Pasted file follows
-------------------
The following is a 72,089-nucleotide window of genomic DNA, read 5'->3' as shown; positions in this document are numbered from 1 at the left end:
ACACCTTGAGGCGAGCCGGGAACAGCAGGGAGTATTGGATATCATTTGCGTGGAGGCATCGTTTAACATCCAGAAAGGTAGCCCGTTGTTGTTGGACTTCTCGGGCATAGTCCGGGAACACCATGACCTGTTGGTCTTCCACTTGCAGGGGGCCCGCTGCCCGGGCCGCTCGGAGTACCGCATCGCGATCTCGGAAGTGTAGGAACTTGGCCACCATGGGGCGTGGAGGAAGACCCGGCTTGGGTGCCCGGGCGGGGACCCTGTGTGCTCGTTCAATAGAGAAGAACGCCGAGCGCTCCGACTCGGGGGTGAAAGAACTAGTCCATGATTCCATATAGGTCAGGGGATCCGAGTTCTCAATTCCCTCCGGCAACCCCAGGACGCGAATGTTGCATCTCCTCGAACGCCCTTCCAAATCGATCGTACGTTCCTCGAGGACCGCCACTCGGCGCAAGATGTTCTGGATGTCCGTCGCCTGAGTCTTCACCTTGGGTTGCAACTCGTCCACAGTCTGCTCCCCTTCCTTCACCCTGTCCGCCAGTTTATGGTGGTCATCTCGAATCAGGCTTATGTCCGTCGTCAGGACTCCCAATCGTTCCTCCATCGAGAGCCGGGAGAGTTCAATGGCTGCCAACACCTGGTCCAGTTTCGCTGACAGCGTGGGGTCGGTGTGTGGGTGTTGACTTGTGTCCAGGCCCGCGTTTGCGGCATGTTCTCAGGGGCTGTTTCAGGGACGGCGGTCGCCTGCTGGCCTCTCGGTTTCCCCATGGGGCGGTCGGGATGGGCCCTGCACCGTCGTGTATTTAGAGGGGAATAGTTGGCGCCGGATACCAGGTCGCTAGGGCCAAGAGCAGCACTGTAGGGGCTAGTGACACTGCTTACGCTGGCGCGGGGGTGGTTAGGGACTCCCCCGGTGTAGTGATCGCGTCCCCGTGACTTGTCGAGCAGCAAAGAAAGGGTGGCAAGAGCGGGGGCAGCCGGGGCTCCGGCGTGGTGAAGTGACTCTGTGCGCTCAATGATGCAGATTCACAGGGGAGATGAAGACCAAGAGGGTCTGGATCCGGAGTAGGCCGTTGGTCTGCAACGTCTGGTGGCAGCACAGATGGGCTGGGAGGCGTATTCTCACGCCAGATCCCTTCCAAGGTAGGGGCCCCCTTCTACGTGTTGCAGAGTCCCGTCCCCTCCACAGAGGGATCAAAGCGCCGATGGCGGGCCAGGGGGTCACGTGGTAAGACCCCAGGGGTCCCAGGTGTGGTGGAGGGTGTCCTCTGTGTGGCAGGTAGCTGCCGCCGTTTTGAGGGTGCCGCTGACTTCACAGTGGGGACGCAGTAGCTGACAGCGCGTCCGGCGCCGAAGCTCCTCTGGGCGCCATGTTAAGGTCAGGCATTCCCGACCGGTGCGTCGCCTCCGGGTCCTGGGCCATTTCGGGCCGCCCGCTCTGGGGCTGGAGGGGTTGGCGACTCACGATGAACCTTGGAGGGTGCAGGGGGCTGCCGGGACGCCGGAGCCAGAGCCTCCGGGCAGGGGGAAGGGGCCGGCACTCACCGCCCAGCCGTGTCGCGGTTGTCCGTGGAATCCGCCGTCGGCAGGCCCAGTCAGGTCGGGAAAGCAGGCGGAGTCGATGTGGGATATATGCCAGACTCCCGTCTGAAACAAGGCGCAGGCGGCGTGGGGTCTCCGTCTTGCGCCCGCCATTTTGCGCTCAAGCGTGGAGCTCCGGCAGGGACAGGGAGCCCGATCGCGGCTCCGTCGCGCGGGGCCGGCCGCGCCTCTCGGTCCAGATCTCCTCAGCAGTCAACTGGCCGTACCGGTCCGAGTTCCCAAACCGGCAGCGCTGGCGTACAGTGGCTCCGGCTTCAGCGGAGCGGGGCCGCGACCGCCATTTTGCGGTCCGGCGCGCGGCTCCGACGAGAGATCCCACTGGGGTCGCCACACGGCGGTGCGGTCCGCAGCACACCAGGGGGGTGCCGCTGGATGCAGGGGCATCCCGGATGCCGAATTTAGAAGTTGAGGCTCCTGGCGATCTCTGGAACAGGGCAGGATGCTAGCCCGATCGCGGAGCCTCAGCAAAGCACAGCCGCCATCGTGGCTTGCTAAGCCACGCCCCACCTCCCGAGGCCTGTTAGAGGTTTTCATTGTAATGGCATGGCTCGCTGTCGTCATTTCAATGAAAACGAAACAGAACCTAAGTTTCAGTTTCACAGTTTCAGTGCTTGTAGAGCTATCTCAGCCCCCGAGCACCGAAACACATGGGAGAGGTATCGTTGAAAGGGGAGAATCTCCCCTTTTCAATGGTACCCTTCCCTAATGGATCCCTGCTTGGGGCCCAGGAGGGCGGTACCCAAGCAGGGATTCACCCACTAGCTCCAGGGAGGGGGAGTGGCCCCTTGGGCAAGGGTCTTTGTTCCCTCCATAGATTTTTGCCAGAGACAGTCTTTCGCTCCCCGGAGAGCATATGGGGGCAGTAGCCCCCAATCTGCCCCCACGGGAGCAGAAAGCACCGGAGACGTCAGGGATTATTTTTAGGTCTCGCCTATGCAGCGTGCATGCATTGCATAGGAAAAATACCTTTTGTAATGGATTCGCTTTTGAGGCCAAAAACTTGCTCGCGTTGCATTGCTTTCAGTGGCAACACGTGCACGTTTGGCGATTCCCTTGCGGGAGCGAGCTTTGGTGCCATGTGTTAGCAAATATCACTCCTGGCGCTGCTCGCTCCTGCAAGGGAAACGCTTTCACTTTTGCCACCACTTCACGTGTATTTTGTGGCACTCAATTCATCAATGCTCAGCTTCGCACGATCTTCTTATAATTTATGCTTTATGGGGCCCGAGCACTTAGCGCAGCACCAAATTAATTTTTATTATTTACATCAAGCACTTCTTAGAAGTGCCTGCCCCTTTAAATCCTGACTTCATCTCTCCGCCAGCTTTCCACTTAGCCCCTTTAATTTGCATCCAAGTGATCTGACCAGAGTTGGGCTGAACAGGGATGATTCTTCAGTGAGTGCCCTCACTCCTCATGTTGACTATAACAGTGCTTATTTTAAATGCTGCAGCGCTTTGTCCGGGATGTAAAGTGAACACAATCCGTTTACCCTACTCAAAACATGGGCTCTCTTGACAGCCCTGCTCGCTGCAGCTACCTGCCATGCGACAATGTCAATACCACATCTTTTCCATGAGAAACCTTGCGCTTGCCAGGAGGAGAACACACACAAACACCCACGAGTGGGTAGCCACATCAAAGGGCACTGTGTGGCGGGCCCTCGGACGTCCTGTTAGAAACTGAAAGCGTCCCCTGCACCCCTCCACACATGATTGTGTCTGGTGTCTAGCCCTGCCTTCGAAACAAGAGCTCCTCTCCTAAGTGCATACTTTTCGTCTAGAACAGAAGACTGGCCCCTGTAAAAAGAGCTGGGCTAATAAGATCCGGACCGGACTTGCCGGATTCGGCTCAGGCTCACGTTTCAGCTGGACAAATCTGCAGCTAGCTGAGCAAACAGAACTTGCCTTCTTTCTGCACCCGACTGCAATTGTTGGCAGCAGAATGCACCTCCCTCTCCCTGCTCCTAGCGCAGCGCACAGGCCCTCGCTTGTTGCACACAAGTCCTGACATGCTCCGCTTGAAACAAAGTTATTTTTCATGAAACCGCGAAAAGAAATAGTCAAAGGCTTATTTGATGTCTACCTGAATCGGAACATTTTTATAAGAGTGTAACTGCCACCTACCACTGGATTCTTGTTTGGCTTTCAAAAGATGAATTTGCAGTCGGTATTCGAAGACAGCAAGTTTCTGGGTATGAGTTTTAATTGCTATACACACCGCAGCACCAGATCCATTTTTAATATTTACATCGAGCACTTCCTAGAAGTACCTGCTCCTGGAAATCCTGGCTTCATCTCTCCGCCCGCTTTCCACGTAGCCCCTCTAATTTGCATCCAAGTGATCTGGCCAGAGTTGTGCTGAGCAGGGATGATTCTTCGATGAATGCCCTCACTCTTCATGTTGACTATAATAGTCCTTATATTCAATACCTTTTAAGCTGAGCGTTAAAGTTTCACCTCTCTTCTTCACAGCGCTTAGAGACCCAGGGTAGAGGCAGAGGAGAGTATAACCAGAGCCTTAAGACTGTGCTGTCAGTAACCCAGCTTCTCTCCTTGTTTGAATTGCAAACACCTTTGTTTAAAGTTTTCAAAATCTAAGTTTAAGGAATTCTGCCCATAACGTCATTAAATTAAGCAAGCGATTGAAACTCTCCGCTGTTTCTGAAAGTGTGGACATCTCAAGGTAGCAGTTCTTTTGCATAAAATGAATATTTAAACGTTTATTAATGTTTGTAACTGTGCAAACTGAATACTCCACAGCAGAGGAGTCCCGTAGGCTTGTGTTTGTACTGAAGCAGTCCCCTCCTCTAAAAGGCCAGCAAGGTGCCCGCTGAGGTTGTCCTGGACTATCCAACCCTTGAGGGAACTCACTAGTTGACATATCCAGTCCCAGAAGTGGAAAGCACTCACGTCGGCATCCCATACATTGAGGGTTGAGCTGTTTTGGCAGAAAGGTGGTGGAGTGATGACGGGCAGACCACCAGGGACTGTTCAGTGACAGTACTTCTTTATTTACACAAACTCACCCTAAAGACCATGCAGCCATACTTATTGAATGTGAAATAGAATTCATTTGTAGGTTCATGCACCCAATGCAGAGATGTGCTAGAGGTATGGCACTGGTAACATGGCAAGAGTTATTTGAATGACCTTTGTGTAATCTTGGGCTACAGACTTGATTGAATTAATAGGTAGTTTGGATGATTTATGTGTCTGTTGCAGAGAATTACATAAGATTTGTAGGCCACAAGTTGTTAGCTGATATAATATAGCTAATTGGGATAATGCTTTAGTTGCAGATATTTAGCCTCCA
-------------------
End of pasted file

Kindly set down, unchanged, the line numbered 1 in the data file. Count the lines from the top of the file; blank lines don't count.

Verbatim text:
The following is a 72,089-nucleotide window of genomic DNA, read 5'->3' as shown; positions in this document are numbered from 1 at the left end: